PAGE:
Adaptive adjustments of humans living at high altitude involve a series of steps that reduce the steepness of the oxygen gradient between the atmosphere and mitochondria (Fig. 57–2).55 The initial oxygen gradient between atmospheric and alveolar air can be reduced by an increase in respiratory rate and volume. Because dead space and water vapor pressure are constant and acclimatized individuals do not ventilate excessively, the normal sea level gradient of about 60 torr is only reduced to approximately 40 torr at 4540 m (14,900 ft) above sea level.55 Further reduction can be achieved, and at the top of Mount Everest, extreme hyperventilation reduces the gradient to less than 10 torr. A shift in the oxygen dissociation curve to the right, which represents decreased affinity of hemoglobin for oxygen, may be of benefit for short-term high-altitude acclimatization,56 but its usefulness for chronic acclimatization has probably been exaggerated.57 In the unacclimatized subject exposed acutely to high altitude, hyperventilation alkalosis leads initially to a shift of the oxygen dissociation curve to the left, representing an increased affinity of hemoglobin for oxygen, further worsening already present tissue hypoxia. The alkalosis and the hypoxia will, in turn, promote red cell synthesis of 2,3-BPG and cause the oxygen dissociation curve to shift back to a normal or even right-shifted position (Chap. 49). In chronic acclimatization, blood pH is slightly increased, and when this is taken into account, the dissociation curve is shifted approximately to normal.58 It is unlikely that a shift to the right would be to the advantage of high-altitude dwellers, except as a partial compensation for respiratory alkalosis.59 In addition, a right-shifted curve also has a decrease in oxygen loading in the alveolar capillary, minimizing any net gain in off-loading. There is a relationship between higher altitude and hemoglobin concentration response, best studied among Andean highlanders and Europeans in the United States; hemoglobin concentration is almost 10 percent higher in those Andean highlanders living at 5500 m than in those living at 4355 m. Furthermore, native Andean high-altitude dwellers have a gradual increase in their hemoglobin levels with age60 and body weight.61 Although it has been postulated that high hemoglobin–oxygen affinity in the setting of extremely low ambient oxygen may be one such adaptive change,62 increased hemoglobin–oxygen affinity or increased fetal hemoglobin are not adaptive phenotypes of Tibetan or Andean highlanders.63
The oxygen gradient from atmospheric air to the tissues in individuals living at sea level (Lima, Peru) and in Morococha, Peru, at 4540 m (14,900 ft) above sea level.
In a subset of Andean high-altitude native dwellers, namely Quechua and Aymara Indians, polycythemia becomes excessive and often results in chronic mountain sickness with its associated constitutional symptoms and pulmonary hypertension.42,60 This excessive erythrocytosis, called Monge disease or chronic mountain sickness,42,64 is also described in Han Chinese living in Tibet65 and occurs in whites living at high altitudes.66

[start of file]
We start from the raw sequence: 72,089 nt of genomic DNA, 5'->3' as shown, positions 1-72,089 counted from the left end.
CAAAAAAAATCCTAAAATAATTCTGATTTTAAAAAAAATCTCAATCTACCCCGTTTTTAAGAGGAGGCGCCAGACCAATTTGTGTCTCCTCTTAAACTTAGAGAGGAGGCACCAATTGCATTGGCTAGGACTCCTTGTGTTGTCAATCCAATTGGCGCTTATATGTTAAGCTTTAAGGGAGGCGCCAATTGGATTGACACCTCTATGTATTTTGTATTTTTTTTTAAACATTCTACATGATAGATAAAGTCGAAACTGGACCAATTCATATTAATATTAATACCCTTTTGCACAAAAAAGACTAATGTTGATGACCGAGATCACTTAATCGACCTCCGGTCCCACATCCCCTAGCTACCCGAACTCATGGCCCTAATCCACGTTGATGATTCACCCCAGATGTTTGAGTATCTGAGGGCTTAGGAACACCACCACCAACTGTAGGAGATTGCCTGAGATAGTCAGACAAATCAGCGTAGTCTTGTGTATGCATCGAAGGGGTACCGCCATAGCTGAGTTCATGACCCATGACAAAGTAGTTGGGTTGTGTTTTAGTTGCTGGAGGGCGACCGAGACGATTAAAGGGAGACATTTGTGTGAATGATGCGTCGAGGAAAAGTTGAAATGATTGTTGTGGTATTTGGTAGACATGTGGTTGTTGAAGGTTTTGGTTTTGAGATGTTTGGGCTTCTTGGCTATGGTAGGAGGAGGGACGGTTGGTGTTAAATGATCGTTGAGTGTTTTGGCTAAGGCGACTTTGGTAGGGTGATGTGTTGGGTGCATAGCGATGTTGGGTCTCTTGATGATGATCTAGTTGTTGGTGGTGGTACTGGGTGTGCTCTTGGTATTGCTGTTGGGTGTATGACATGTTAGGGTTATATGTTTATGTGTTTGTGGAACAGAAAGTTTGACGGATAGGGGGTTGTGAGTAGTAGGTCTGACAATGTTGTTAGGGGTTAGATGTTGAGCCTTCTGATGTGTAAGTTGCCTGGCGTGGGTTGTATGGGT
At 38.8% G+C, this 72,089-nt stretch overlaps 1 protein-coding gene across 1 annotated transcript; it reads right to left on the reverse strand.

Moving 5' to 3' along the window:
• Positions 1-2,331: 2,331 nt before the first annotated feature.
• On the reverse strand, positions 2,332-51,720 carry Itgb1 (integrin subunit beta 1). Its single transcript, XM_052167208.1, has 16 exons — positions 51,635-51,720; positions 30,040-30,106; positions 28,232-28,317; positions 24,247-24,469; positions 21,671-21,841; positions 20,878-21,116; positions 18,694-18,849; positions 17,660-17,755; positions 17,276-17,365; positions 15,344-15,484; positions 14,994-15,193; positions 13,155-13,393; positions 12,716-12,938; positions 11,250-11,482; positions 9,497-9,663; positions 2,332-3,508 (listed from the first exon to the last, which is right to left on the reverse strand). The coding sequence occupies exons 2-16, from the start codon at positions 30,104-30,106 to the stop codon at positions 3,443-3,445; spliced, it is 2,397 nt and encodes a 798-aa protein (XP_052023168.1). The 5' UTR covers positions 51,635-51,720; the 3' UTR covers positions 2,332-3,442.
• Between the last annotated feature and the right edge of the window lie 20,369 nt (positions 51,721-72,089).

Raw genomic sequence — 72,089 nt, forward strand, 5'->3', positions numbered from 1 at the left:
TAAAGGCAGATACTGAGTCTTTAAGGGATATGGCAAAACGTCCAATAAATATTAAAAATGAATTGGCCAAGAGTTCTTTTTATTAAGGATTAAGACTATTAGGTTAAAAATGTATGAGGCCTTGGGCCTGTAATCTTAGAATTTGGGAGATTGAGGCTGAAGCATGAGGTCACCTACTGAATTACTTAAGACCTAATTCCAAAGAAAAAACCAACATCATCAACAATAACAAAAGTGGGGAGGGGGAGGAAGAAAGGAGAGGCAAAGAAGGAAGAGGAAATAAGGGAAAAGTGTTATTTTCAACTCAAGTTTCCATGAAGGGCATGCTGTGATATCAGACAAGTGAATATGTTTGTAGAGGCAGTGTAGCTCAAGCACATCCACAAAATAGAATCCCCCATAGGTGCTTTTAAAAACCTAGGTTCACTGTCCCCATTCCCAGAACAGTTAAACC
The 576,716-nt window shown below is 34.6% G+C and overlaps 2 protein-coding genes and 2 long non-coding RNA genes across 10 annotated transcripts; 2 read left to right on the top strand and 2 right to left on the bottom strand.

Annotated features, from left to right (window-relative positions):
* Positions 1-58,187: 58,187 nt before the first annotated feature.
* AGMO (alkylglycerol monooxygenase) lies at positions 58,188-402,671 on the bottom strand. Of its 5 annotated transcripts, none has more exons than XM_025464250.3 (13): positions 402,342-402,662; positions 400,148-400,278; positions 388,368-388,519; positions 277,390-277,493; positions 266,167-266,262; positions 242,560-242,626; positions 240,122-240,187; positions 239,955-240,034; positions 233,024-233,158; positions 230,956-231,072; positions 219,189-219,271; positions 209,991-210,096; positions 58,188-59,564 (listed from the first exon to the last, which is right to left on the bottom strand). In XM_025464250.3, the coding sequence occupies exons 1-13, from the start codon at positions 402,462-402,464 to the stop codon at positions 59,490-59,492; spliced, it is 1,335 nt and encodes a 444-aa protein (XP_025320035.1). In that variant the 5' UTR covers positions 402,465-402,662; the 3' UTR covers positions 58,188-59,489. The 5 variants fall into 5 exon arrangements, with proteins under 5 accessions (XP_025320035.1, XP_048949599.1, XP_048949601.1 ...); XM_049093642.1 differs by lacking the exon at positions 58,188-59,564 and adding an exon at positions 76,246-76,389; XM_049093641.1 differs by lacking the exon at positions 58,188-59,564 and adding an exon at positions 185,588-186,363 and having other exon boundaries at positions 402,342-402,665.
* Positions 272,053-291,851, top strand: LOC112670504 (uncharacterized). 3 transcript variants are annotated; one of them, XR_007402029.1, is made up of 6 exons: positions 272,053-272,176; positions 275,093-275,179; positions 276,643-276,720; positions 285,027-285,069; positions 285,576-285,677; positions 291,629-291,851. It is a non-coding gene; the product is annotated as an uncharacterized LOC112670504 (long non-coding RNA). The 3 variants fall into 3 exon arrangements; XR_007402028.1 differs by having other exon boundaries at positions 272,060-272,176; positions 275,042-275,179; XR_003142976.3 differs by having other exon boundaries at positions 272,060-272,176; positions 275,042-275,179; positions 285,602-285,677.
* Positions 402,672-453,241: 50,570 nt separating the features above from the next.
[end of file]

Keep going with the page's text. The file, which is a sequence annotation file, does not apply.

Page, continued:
The polycythemia encountered in high-altitude dwellers is often considered to be a universal, uniform adaptation process to hypoxia that would arise in all normal individuals. In reality, there is marked variability in erythropoietin level and subsequent polycythemic response to chronic hypoxia,60,67 suggesting that some of these factors may be genetically determined; the same degree of hypoxia induces substantial differences in erythropoietin production in response to high altitude.62,68,69 Three distinct adaptations to high altitude appear to have evolved. Andean highlanders have higher oxygen saturation than Tibetans at the same altitudes.62 Tibetan mean resting ventilation and hypoxic ventilatory response are higher than Andean Aymaras, whereas the mean Tibetan hemoglobin concentration is below the Andean mean. High levels of nitric oxide (NO) in the exhaled breath of Tibetans may represent increased physiologic NO. This effect may improve oxygen delivery by inducing vasodilation and increasing blood flow to tissues, thus making the compensatory increase in red cell volume unnecessary.70 Another distinct successful pattern of human adaptation in high-altitude dwellers that contrasts with both the Andean “classic” (arterial hypoxemia with polycythemia) and Tibetan (arterial hypoxemia with normal venous hemoglobin concentration) patterns evolved in Ethiopia. While Ethiopian high-altitude dwellers have hemoglobin concentrations that fall in the normal range (15.9 and 15.0 g/dL for males and females, respectively), they have a surprisingly, as-yet-unexplained high (average of 95.3 percent) oxygen saturation of hemoglobin despite their hypoxic environment (reviewed in Ref. 62). Their cerebral circulation is increased but is insensitive to hypoxia, unlike Peruvian high-altitude dwellers.71 Thus, Ethiopian highlanders maintain venous hemoglobin concentrations and arterial oxygen saturation within the ranges of sea level populations, despite the decrease in ambient oxygen tension at high altitude.72 Tibetans and Ethiopians have lived as mountain dwellers much longer than the Quechua or Aymara Indians,73 suggesting that extreme elevation of red cell mass is a maladaptation that Tibetans avoided by evolving a more efficient, or less detrimental, compensatory mechanism than that which causes Monge disease.